Today’s sailor has a wealth of weather data and forecasting tools at his fingertips to help prepare for a sailing trip. That’s no cause for complacency, however. The United States Coast Guard performs almost 20,000 rescues a year, a large proportion of which are due to bad weather. Because of the unpredictability and potential for forceful storms, your safety on the water is never guaranteed. Follow these tips and use these gadgets to tip the odds in your favor, whether you’re preparing to go out or you’re already on the water.
The Sailor’s Duty to Check Boating Weather
Checking the weather forecast before heading out onto the water is an obligation, not an option, even if you plan to stay in an area close to the dock. Wind and weather conditions are as important to know as tide and current timetables. If strong winds or choppy waves are expected, the National Weather Service may issue a Small Craft Advisory, Gale or Storm Warning. These warnings are a clear indication that challenging weather conditions are likely in the next 24 hours.
Get an Accurate Boating Forecast
That said, even if you live close to where you plan to launch your boat, checking the weather forecast for your location will not give you the most accurate picture of the day’s conditions. To take a proactive approach in forecast information, make sure to outfit the marina where you keep your boat docked with a powerful weather station for up-to-date forecasts specific to your local waters.
Before You Go Boating
Services such as the National Weather Service produce an abundance of weather data around the clock that provide any sailor, at the touch of a button, with forecasts of air pressure, wind speed and direction, wave conditions, and temperature. You can either consult these forecasts or access them in more user-friendly formats on a range of associated weather apps and websites. You don’t have to be a meteorologist to understand the weather ‒ a Weather Station with remote access like AcuRite Atlas™ crunches the numbers and presents it in a quick-reference format that allows you to drill down in detail if necessary.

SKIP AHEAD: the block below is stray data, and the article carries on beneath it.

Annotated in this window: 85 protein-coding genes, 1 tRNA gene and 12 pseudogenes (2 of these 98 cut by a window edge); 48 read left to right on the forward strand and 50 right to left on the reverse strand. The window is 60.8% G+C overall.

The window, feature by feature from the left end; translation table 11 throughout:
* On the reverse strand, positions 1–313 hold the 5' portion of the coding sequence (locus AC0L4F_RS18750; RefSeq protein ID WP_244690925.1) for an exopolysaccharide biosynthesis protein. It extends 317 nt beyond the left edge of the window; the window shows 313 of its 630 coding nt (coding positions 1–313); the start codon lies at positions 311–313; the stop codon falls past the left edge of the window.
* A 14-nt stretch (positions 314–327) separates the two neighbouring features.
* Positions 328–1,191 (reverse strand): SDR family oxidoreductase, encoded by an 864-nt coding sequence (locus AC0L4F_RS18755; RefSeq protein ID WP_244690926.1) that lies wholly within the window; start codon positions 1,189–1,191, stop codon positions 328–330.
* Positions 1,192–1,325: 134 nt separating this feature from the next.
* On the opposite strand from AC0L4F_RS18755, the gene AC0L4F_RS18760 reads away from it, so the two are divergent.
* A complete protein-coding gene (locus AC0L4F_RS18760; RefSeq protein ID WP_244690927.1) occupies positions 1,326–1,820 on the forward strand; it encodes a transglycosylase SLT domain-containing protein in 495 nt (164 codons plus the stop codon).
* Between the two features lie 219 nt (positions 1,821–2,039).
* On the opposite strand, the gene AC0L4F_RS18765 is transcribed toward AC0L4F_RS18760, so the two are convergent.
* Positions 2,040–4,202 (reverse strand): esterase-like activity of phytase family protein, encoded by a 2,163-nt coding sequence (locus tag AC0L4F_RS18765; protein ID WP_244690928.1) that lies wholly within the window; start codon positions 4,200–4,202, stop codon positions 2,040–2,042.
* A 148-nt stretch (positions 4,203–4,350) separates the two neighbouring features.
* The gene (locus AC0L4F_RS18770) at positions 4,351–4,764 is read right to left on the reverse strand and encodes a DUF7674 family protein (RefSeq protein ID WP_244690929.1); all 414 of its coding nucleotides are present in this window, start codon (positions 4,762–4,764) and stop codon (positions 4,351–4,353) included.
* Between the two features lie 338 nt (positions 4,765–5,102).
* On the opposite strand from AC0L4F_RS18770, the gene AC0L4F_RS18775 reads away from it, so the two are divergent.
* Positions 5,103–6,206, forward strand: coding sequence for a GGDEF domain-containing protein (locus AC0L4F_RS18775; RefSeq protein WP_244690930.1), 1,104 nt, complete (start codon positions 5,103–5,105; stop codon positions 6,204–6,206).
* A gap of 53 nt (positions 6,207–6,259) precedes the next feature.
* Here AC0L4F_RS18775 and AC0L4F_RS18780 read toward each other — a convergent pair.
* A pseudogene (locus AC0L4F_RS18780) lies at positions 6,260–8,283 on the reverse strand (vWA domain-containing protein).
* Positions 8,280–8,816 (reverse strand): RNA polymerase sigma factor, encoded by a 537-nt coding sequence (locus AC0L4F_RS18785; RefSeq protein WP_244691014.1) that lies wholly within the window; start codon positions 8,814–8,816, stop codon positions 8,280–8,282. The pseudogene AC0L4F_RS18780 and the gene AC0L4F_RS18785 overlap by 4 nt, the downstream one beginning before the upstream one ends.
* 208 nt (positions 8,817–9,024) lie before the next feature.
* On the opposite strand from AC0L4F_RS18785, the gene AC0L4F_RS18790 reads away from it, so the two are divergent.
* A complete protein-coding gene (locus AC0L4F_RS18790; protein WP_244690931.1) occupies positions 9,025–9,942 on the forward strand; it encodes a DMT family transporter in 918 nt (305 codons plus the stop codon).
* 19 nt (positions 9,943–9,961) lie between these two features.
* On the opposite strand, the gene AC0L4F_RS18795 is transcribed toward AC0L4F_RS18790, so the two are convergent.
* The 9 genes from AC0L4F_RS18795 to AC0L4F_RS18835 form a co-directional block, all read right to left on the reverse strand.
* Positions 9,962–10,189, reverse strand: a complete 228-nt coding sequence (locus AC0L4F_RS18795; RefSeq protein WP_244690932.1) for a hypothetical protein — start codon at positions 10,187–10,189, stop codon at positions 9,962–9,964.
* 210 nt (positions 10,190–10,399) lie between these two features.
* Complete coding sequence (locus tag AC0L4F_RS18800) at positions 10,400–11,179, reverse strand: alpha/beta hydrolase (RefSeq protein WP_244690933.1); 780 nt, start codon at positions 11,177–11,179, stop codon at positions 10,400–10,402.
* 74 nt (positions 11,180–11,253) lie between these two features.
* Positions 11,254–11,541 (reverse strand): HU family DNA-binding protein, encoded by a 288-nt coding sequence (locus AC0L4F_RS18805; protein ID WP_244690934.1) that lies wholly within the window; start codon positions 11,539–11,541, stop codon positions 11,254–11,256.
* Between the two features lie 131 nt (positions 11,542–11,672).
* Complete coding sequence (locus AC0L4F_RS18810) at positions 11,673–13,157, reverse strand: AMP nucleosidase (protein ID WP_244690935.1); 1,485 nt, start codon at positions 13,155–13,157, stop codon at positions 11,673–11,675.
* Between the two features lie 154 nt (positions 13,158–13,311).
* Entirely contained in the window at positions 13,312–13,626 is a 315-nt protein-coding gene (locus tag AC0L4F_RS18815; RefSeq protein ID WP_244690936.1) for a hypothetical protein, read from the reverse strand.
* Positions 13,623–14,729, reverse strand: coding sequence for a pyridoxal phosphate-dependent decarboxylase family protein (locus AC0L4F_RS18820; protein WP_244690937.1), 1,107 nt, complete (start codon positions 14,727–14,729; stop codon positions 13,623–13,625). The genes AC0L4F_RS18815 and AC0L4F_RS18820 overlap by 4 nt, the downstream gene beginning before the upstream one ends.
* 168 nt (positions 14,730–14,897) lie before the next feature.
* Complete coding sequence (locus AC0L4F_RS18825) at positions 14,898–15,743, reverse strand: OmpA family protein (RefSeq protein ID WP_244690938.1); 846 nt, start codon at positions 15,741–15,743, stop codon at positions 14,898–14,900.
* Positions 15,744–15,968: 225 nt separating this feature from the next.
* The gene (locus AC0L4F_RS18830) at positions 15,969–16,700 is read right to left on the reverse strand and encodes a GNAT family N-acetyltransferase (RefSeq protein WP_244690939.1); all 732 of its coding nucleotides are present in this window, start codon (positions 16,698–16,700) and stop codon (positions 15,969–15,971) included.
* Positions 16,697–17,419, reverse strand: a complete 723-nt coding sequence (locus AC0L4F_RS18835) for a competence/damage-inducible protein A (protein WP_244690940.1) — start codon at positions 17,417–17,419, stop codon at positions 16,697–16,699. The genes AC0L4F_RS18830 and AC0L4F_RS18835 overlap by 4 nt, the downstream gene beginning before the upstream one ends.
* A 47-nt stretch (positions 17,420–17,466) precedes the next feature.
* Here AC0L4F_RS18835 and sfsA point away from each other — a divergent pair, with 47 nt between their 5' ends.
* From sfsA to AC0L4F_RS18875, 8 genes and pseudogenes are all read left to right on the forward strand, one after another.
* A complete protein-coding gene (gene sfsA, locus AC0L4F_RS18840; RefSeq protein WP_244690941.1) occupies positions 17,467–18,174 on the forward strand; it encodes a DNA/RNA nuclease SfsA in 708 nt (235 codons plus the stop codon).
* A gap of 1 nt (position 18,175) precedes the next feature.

When You’re Out on the Water
As long as you have mobile data or a Wi-Fi signal, you can stay on top of the weather with rolling updates through the apps mentioned above and the weather station back at the dock. Having this monitor onboard provides peace of mind on a longer passage or extended trip offshore when you might want more information than the scheduled forecasts you consulted before leaving. Thanks to GPS tracking, it’s easy to overlay weather conditions onto your current position and heading, which are visible through an intuitive dashboard. It is also a good idea to hav a portable anemometer and lighting detector on board so you can stay alert to dangerous conditions that may be headed your way even if you are outside of cell range.
If You’re Caught in Heavy Weather Sailing
It goes without saying that any skipper, even on a small craft or dinghy, should have a VHF radio or a means of calling for help to hand. If you’re heading more than 25 nautical miles from shore, the National Weather Service recommends you have a satellite phone or high-frequency transceiver onboard. These pieces of equipment are largely for taking reactive measures, however, such as checking in or calling for help.
Weather, by its very nature, is unpredictable, and just a few extra knots of wind or a passing squall can whip up the waves and quickly create some heavy sailing conditions. Low, flat, and heavy clouds and a sudden drop in temperature are some natural signs of approaching bad weather. If you are caught out, reduce your speed, reef in the sails, and head to shore. The Coast Guard recommends turning on running lights and deploying a sea anchor if you lose your engine power.
Weather is an integral part of sailing, not just when conditions are perfect for a bracing downwind run in clear skies. Developing an affinity for weather conditions is the mark of an experienced skipper, whether on a lake, on a coastal sail, or on an offshore passage. Adding the latest weather tracking equipment to your onboard resources is key to an enjoyable day’s sail and a safe return.